Thursday, July 31, 2008


SHE spends most of her time, seven days a week selling produce at the market. Sushila Devi, 42, (pictured) is one of three Indian vendors at the Makoi Market in Nasinu.

She has been selling vegetables there for the past 13 years and said business was not as good as it used to be.
But Ms Devi has over the years made many good friends with other vendors.

"They are all friends," she said. "We have to look after each other." A few minutes later, she calls out to another vendor. "I've being selling her vegetables for her because she was feeling sick and went to see the doctor (at the health centre across the road)."

Ms Devi said her husband, who sells vegetables with her, had gone to the supermarket so she sat and talked to her friend, Puspha. Among their produce are cabbages, tomatoes, chillies, corn, pumpkin, okra, rourou, bean, cucumber and the list goes on.

They buy vegetables from farmers in Suva or Nausori. Ms Devi's petite size could have you mistake her for a woman 10 years her junior. You would find it hard to believe that she has two sons, Ranish, 23, and Shalvin, 17. Her eldest is a school teacher at a rural school in Ba, while Shalvin no longer attends school because of an injury.

Ms Devi and her husband travel from their home at Naduru Feeder Road in Kuku, Nausori. But Ms Devi is originally from Makoi and her family still lives there. She was educated at Bhawani Dayal primary and high schools. After completing school and at the age of 18, she married her husband.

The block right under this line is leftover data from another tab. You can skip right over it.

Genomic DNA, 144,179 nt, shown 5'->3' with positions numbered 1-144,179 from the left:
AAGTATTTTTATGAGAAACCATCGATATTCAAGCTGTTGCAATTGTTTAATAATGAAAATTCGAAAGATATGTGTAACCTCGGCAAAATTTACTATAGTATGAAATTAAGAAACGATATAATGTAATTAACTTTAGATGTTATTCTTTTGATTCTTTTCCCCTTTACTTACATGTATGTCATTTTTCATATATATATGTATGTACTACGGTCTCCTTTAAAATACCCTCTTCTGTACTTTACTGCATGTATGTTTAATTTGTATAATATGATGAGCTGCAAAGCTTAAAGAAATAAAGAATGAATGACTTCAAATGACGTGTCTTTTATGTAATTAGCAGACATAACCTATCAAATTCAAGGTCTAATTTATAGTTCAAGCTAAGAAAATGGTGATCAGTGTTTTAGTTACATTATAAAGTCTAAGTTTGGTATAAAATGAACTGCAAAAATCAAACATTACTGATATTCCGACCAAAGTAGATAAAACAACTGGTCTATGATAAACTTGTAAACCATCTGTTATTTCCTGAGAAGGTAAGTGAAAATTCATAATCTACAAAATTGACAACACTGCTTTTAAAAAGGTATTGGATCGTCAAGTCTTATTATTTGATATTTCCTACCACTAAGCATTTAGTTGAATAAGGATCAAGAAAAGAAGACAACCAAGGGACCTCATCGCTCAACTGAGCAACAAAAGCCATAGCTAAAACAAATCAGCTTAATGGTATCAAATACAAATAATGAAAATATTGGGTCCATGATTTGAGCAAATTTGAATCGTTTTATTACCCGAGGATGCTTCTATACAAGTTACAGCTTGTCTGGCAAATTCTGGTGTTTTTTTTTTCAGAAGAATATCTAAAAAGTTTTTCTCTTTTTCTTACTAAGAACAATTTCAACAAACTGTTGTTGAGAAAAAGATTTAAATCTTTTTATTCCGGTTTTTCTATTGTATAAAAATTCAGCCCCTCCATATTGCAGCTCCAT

Every morning Ms Devi wakes up early, prepares the family's breakfast and makes sure that everything is okay for her father-in-law, who is 85. "My father-in-law lives with us so I have to make sure that he is okay and that his meals are cooked because he's old," she said. After all the preparations and cleaning is complete, the couple leave home at about 8.30am on weekdays for Makoi.

"We are lucky that we have a van," she said. "But we are still paying it off. "We leave the market around 6.30pm. We can no longer stay late because it's not very safe. "When we leave in the evening all we do is cover the vegetables and a watchman looks after our stalls."

On Saturday and Sunday, the couple also sells at the market but only this time they leave home at 6.30am. Ms Devi says while the price of just about everything has increased, she still finds the time to sit with her friends, tell stories and make it a point to enjoy the day.
Adapted from Fijitimes Online